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Determining Core Element Achievement in Long-Term Care Facilities Across Tennessee

Published online by Cambridge University Press:  02 November 2020

Cullen Adre
Affiliation:
Tennessee Department of Health
Youssoufou Ouedraogo
Affiliation:
Tennessee Department of Health
Christopher David Evans
Affiliation:
Tennessee Department of Health
Amelia Keaton
Affiliation:
Tennessee Department of Health
Marion Kainer
Affiliation:
Western Health
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Abstract

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Background: In 2017, a new antimicrobial stewardship standard was established by the Joint Commission that requires long-term care facilities (LTCFs) to have an antimicrobial stewardship program (ASP) based on current scientific literature. The Tennessee Department of Health (TDH) team sought to ascertain the current state of ASPs across Tennessee and to assist programs with implementation strategies. Utilizing a Centers for Medicaid and Medicare Services’ Civil Monetary Penalties grant, the TDH purchased copies of the National Quality Partners Playbook for Antibiotic Stewardship in Post-Acute and Long-Term Care to provide to LTCFs as incentive to complete a survey that would evaluate their current adoption of core elements. Methods: A self-administered questionnaire on ASP practices was developed and distributed to LCTFs. This survey expanded upon questions from the NHSN 2018 LTCF annual survey. These questions pertained to actionable items facilities are taking to achieve core elements. Achievement of the CDC’s 7 core elements of ASPs was determined based upon a combination of 1 or more responses to the survey questions. The percentage of LTCFs achieving each ASP core element at the regional and statewide level was determined. We also calculated the percentage of LTCFs that achieved all 7 elements versus 5 or more core elements. The analyses and visualizations were performed using SAS 9.4 and Tableau software. Results: Currently, 88 of 316 licensed LTCF facilities in Tennessee have participated in the survey. All regions were represented by EMS region. Based on the results of our survey, 100% of participating facilities have achieved at least 5 core elements, and 78% of participating facilities have achieved all 7 core elements. The core element with the lowest achievement was Accountability at 89%, and reporting and action had the highest achievement (100%). Conclusions: Early results suggest that LTCFs across Tennessee have active ASPs with strong core element achievement. However, we received responses from only 27% of licensed LTCFs. Minimal data are available regarding the current state of LTCF ASPs in Tennessee, and data will continue to be collected and analyzed. Participation may be limited to those already actively engaged in public health efforts, including antimicrobial stewardship. LTCFs that have participated in the initial evaluation will be surveyed at 6 months and 12 months after receipt of playbooks to evaluate their ASP progression and NQP Playbook utilization.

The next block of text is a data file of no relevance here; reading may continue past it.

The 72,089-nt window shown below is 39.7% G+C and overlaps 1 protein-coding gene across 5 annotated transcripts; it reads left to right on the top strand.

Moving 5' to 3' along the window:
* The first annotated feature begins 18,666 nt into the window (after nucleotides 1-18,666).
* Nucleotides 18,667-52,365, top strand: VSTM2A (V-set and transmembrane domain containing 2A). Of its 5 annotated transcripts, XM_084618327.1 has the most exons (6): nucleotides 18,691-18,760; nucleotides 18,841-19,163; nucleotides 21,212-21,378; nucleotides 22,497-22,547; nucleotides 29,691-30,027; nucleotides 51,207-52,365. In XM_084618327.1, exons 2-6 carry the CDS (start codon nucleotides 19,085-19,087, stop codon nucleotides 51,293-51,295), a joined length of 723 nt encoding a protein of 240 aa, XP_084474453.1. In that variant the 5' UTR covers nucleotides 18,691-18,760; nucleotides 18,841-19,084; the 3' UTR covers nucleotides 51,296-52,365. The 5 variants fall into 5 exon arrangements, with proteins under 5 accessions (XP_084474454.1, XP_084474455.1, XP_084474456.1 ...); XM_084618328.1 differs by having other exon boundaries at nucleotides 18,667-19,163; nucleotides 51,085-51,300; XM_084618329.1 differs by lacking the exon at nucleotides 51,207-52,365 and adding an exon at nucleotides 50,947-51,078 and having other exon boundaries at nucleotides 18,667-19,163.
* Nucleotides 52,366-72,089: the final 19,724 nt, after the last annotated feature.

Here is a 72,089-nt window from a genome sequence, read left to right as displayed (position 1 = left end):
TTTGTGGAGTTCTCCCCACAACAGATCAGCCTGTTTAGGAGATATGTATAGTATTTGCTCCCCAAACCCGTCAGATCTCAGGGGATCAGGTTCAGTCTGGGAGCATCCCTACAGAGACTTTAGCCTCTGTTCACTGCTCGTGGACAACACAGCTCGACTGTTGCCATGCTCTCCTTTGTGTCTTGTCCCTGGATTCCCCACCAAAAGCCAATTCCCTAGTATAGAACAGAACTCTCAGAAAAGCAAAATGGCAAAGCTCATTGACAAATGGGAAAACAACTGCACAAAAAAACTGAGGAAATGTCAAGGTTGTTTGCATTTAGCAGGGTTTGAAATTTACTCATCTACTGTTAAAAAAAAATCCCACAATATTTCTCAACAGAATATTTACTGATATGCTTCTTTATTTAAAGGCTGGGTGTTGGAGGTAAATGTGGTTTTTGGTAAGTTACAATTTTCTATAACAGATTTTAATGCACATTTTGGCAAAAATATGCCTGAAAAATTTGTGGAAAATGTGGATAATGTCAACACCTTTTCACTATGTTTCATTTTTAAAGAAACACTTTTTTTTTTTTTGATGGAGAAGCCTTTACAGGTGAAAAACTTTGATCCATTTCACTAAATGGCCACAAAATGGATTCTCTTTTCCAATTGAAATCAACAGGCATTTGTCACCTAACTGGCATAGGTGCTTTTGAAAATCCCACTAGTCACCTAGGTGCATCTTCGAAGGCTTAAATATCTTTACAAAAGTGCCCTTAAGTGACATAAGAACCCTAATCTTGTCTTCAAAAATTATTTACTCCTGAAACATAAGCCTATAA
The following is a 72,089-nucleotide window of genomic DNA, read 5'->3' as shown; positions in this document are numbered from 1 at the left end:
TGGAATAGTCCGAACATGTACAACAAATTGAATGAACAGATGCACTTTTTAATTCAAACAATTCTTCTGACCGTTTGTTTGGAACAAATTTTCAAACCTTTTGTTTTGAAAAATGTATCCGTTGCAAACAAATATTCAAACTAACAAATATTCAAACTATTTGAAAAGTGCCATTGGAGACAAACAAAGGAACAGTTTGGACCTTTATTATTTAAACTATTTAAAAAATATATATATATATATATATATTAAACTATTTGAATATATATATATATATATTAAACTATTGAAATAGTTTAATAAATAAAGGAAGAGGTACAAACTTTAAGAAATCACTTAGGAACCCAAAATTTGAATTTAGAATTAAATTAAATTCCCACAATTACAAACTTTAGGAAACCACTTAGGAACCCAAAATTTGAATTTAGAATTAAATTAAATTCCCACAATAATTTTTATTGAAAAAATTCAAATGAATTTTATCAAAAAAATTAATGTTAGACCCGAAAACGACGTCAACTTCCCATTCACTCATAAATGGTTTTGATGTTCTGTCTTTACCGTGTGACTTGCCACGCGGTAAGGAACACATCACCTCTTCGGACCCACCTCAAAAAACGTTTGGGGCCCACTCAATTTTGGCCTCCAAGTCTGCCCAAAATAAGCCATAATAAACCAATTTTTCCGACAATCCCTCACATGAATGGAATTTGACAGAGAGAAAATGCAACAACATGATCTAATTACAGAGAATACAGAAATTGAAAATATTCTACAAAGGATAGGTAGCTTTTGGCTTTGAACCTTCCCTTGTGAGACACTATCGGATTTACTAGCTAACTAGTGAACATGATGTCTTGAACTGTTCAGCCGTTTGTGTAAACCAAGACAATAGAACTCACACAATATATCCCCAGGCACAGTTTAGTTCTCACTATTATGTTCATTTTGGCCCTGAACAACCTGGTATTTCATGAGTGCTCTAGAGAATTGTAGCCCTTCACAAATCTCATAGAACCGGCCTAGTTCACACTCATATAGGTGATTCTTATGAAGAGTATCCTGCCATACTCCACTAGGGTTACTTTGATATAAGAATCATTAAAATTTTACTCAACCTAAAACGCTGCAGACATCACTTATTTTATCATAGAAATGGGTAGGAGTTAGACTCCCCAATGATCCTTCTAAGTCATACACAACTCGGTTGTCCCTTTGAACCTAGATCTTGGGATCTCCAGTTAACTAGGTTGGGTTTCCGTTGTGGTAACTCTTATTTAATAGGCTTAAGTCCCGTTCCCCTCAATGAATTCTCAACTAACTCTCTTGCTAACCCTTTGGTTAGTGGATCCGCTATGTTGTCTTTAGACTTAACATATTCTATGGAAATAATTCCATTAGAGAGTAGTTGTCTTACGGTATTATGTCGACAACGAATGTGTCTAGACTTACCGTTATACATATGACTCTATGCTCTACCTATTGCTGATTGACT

Funding: None

Disclosures: None

Type
Poster Presentations
Copyright
© 2020 by The Society for Healthcare Epidemiology of America. All rights reserved.
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